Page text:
Our Bank Loves Us And Wants Us To Be Happy, Pt. 1

Our 1st house was in Brobdingnag

Our 1st house was in Brobdingnag

 

Welcome to one of those rare 1st-person stories in which we give a smattering of detail about our personal financial life, which is comfortable, so that you can apply the decision to your own life and watch the benefits accrue.

Among the houses in the CYC Land Empire, which still totals a few thousand square miles fewer than John Malone’s, is a handsome 3-bed/2-bath number which we rent out in Clark County, Nevada.

(Fun Fact: The home is in Las Vegas, but that’s not the Fun Fact. The Fun Fact is that in the 1990s, and possibly still today, Citibank operated a check processing center and several other concerns on the outskirts of town. Convinced that their clientele were dumb enough to think that monies addressed to “Las Vegas, NV” would somehow end up on a baccarat table or inside a slot machine before finding their way to Citibank, the company used the county name in place of the city identifier. Beyond that, Citibank created fictional towns that people could send correspondence to without fear. Red Rock, NV was one. The Lakes, NV was another. These cities never existed in any form, but the postal service didn’t care as long as you used the right street address and ZIP code.)

In April of 2005 we refinanced the house, which we’d bought a couple years earlier, for $160,000. A couple of paper transactions later – a sale to a trust we own, and then to a limited liability company of which we’re the directors and officers – and the house is now more than ¼ of the way to being paid off. Well, that’s not exactly true. The mortgage term is more than ¼ over – 7½ years out of 30 – but we’ve dented only ⅛ of the principal. Which is how these things work. The portion of the monthly payment that goes to principal accelerates as we get approach the end of the mortgage. Math.

If you remember, 2005 was an awful time to buy a house and a similarly bad time to refinance one. The bubble was about at its limits, a nationwide mountain of unsustainable debt ready to prick it at any provocation. Still, the proper comparison at the time wasn’t to 2008 home prices. (For one thing, we didn’t know what those were going to be.) The proper comparison was to other investments. We had nothing at our disposal that would (almost) guarantee $1200 or so a month in cash flow, so we committed to the house. Which last appraised at exactly a quarter-million, which probably says less about our shrewdness as investors than it does about the appraiser’s love of round numbers.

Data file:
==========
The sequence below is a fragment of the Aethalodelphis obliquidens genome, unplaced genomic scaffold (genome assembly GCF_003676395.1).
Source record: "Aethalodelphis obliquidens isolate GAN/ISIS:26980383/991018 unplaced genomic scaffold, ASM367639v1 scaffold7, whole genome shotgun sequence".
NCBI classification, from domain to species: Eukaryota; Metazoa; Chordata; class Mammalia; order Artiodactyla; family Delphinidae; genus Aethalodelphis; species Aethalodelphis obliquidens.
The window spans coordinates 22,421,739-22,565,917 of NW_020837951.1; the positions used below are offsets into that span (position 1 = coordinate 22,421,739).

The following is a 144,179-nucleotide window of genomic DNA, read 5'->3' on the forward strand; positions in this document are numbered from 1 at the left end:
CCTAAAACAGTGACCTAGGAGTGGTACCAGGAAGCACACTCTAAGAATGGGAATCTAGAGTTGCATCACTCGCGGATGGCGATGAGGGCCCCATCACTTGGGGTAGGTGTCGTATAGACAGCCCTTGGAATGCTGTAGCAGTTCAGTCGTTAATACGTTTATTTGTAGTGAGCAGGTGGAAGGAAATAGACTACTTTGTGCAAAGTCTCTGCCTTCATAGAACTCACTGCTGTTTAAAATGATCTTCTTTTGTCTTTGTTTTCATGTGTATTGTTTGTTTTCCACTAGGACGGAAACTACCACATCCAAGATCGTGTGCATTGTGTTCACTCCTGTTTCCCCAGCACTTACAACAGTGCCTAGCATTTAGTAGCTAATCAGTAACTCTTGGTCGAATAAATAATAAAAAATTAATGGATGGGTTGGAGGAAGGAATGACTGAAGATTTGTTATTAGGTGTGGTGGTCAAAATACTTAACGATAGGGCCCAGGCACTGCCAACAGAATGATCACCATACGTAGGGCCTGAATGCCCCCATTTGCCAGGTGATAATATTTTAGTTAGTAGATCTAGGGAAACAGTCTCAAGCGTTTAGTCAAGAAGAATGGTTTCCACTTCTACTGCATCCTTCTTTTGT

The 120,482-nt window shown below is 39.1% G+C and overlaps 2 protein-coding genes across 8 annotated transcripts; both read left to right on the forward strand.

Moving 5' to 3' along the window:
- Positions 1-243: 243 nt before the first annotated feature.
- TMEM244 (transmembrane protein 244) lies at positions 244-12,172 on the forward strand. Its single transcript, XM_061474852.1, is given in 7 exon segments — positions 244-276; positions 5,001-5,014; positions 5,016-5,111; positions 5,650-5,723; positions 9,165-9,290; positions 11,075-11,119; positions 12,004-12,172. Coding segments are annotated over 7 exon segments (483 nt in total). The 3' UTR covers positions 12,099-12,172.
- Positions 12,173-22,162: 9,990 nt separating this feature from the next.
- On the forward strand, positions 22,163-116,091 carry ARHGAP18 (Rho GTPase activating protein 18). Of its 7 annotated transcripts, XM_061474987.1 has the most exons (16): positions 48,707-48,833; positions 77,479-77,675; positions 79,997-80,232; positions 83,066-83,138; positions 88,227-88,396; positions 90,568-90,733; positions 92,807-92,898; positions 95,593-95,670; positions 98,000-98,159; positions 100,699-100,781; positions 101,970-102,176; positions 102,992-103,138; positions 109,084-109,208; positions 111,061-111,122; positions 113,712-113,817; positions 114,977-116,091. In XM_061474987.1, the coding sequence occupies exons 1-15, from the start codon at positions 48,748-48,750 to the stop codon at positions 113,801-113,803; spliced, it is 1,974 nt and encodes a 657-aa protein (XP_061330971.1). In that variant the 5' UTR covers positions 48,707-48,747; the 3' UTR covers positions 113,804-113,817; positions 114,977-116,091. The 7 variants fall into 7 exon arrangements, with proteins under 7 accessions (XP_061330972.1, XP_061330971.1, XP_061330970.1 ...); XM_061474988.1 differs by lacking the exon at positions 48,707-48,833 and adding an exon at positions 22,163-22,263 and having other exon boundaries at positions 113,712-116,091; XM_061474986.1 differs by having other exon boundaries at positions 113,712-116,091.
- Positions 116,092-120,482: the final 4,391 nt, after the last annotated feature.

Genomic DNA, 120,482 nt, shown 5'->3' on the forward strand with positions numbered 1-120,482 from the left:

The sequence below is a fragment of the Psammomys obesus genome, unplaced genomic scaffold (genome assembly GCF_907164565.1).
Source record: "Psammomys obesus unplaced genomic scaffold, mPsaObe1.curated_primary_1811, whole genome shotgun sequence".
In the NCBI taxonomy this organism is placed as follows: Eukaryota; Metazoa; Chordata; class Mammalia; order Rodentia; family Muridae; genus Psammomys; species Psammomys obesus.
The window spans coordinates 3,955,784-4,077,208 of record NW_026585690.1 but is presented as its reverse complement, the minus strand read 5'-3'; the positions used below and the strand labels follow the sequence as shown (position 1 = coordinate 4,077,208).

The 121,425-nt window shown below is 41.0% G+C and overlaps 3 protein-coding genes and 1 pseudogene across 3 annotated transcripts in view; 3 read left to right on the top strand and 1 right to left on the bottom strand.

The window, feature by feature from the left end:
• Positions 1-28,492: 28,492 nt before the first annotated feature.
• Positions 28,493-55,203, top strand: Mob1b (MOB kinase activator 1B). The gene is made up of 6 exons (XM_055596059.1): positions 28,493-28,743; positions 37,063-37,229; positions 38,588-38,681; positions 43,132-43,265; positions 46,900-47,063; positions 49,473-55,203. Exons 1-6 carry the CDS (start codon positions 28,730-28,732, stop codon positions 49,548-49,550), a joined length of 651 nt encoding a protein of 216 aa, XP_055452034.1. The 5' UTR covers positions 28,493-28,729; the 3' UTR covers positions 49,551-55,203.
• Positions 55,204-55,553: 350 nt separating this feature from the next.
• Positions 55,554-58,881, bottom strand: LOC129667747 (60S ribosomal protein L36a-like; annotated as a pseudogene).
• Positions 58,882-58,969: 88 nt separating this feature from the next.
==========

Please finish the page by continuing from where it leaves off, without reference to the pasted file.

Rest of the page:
The current monthly payment is $1078. The house is in a pleasant if not affluent area, with no visible meth labs nor signs of suburban decay. The neighbors are clean and quiet, as best we can tell. In other words, the street started off OK and doesn’t seem to be getting any worse.

ANYHOW…yesterday we received an ominous phone call from someone purporting to be from a bank. “Hi, this is Christina. Please call me back at this number.” She didn’t address the person she was leaving the voice mail for, which seemed suspicious. A few seconds of Googling did confirm that she was indeed a bank employee and not a sophisticated criminal who dupes people into calling them back with their financial information. (We may have been born at night, but…) Then our skepticism made way for good old-fashioned Catholic guilt. “Oh my God, are they repossessing the house?” No, our payment record is perfect. “Sweet Jesus, are they calling because someone hacked into our account and…?” Even if that were true, what could such a person do? Pay off our balance? We’re debtors here. Anyone who impersonates us is going to be impersonating someone with 22½ years of financial obligations.

Or 15 years. When we finally got a hold of Christina, she made us an offer:

Your credit history is perfect. You’re paying too much. If you want to refinance again, we can put you in a 15-year mortgage for only $100 a month more than you’re paying now. It costs $420 to do this. You want me to send you the paperwork?

Yes, you can send us the paperwork.
But no, we don’t want your charity.

Our current rate is 5⅞%. The new one was supposed to be 4½%. The new monthly payment would indeed have been $100 more, but we’d also be cutting 7½ years off our obligation. (Not forgetting the $420 upfront cost, of course.)

So it’d take 2 years for this to pay for itself, and again, it frees up 7½ years worth of investment potential, new opportunities to take advantage of. If we held onto the house for 2 years and 1 month, assuming the market doesn’t crash again, this would seem like a shrewd move. Except for one thing. Well, 2 things. First, the closing costs worksheet the bank employee sent us used a rate of 4⅞%, not 4½%. Baiting-and-switching us isn’t a good way to start this relationship off. Second, just look at this (changed slightly since we stole created the graphic):

 

15-year

 

The worst rate listed on Bankrate is 3.68%, that from Mutual of Omaha. With all due respect, we think we’re entitled to the 3⅜% that Roundpoint customers are paying.

Say we hold onto the house for another 5 years. Sparing you the calculations, if we take advantage of the bank’s “generous” offer we’ll have paid down an additional $14,994.89 in principal. We’ll also have forked over an extra $10,504.80 in monthly payments. Is doing this worth $4,490.09, given that it takes 5 years to realize?

No, because there are better offers out there. Paying 120 basis points over market price is insanity. Not quite as insane as staying in our current loan, but at least now we know we have options. In the interests of full disclosure, we’ll shop around and give you our findings next week. And tell you how much we’ll end up saving.

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